“He was one with us because divine power was channelled into his human life through the mediation of the Spirit (c.f. Luke 4:13 and Ephesians 3:20). He was unlike us because the true source of this power was in his own divine being, while for us, the power of God is a gift of his grace, his favour, which we do not deserve (2 Corinthians 12). Incarnation (God becoming man) is the key to the first, indwelling (God living in man) the key to the second. This makes him truly human and yet truly divine.”
G. Grogan in, What the Bible teaches about Jesus, page 123
In Jesus, we have the speech of eternity translated into the actions of time, dare we even say it - God made simple. In Jesus, God stoops low in order to lift up those who deserve nothing but death.
The Son of God came to stand in our place and to do this, it was necessary to veil His glory and power (Phil 2:6, 2 Cor 8:9, John 17:5) and become a man. All that He was and is, by way of deity, was still with Him yet He chose not to use it. To grasp a very pale illustration of this, think of a parent who races along the road with their five-year-old. As they race along, he or she limits themselves to match their son or daughter’s speed despite having the power and ability to race ahead at any time.
Jesus and the Heart of His Ministry
In Jesus, we have a king who came to minister in power and grace, as was prophesied by Isaiah (11:2) whose words were taken up by Luke in this way:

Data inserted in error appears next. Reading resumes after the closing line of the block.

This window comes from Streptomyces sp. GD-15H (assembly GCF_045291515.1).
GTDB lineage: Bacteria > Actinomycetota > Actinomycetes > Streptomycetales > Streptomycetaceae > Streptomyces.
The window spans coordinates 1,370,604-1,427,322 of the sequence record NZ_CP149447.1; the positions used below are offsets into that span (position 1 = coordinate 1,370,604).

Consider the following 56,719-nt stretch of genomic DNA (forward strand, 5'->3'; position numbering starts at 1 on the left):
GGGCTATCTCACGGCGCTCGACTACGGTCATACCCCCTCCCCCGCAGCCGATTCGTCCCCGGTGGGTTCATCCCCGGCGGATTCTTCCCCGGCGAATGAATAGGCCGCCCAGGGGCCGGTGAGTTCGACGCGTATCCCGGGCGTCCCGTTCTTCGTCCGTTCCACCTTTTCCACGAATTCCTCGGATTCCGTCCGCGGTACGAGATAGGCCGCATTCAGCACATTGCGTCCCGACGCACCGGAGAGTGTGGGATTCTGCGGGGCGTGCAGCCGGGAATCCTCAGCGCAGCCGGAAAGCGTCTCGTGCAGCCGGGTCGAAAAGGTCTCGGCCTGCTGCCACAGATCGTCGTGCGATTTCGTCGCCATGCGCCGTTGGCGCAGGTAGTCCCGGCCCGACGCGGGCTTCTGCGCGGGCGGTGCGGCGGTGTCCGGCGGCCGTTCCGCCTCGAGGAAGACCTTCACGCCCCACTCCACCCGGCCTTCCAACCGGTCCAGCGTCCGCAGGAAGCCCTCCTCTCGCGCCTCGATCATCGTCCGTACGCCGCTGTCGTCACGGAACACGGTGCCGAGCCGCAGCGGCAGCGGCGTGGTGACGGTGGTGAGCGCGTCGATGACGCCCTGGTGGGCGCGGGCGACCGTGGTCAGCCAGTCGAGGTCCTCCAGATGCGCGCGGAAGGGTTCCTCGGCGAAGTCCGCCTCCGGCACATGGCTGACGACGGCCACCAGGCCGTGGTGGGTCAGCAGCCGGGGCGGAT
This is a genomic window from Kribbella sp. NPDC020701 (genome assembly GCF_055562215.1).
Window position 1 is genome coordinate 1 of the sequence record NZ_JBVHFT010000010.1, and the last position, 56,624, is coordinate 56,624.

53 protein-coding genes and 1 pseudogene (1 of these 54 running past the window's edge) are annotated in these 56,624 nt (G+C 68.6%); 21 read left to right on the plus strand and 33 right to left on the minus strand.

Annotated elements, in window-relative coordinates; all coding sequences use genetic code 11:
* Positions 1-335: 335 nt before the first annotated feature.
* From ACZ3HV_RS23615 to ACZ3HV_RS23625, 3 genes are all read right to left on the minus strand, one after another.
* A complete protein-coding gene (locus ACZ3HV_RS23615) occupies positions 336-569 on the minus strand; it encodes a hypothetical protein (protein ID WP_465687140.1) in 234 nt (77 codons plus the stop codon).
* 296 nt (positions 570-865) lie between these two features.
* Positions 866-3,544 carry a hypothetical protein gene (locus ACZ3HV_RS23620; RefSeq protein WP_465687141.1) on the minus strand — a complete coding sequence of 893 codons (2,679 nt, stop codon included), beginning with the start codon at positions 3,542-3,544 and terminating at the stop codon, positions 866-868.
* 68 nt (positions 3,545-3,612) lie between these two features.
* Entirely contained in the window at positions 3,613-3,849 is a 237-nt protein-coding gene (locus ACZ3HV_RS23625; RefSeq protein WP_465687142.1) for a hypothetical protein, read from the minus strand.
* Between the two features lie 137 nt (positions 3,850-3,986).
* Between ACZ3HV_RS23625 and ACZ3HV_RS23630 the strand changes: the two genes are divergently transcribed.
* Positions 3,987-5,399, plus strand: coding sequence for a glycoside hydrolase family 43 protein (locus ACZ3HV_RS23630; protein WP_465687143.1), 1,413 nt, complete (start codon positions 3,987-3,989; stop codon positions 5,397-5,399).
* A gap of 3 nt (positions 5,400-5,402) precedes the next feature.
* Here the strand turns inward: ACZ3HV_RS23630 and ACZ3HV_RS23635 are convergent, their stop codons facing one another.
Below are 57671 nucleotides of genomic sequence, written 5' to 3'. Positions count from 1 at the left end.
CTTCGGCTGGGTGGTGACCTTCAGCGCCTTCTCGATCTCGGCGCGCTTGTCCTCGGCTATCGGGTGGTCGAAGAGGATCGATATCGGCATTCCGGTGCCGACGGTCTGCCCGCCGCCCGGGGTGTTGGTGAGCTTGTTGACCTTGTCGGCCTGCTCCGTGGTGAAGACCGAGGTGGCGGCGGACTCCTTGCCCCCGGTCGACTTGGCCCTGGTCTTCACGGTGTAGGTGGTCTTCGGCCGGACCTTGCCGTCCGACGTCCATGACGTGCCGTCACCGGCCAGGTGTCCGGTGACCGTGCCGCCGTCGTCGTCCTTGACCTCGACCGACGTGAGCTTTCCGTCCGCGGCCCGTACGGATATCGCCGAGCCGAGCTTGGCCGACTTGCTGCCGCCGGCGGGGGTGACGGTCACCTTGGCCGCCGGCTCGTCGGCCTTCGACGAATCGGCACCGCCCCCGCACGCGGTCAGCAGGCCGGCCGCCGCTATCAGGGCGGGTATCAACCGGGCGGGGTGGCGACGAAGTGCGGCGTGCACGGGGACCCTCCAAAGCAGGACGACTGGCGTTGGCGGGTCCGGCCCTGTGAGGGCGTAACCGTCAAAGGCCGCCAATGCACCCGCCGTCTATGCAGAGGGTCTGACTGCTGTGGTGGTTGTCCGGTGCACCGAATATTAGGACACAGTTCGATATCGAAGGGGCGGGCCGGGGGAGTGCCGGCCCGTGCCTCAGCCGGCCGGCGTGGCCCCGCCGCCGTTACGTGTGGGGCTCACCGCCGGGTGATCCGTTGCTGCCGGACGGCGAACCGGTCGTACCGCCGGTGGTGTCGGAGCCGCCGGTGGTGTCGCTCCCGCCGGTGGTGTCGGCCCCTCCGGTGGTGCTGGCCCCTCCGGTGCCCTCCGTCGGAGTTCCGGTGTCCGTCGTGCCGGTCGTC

“The Spirit of the Lord is on me, because he has anointed me to preach good news to the poor. He has sent me to proclaim freedom for the prisoners and recovery of sight for the blind, to release the oppressed, to proclaim the year of the Lord’s favour.”
The ‘year of the Lord’s favour’ (the Year of Jubilee), occurred every fifty years as a Sabbath of Sabbaths and began on the Day of Atonement. The festival lasted a whole year and during this time, the land had to lay fallow with people only being allowed to reap what grew of its own accord (Lev 25:11-12). By living in this way, God’s people were demonstrating their trust in God, recognising that He is the provider of all blessing.
Something else that occurred in the Year of Jubilee was that all land had to go back to its original owner (Lev 25:13ff) as debts were written off and slaves were set free. God does not endorse a society that is built on the misery of others.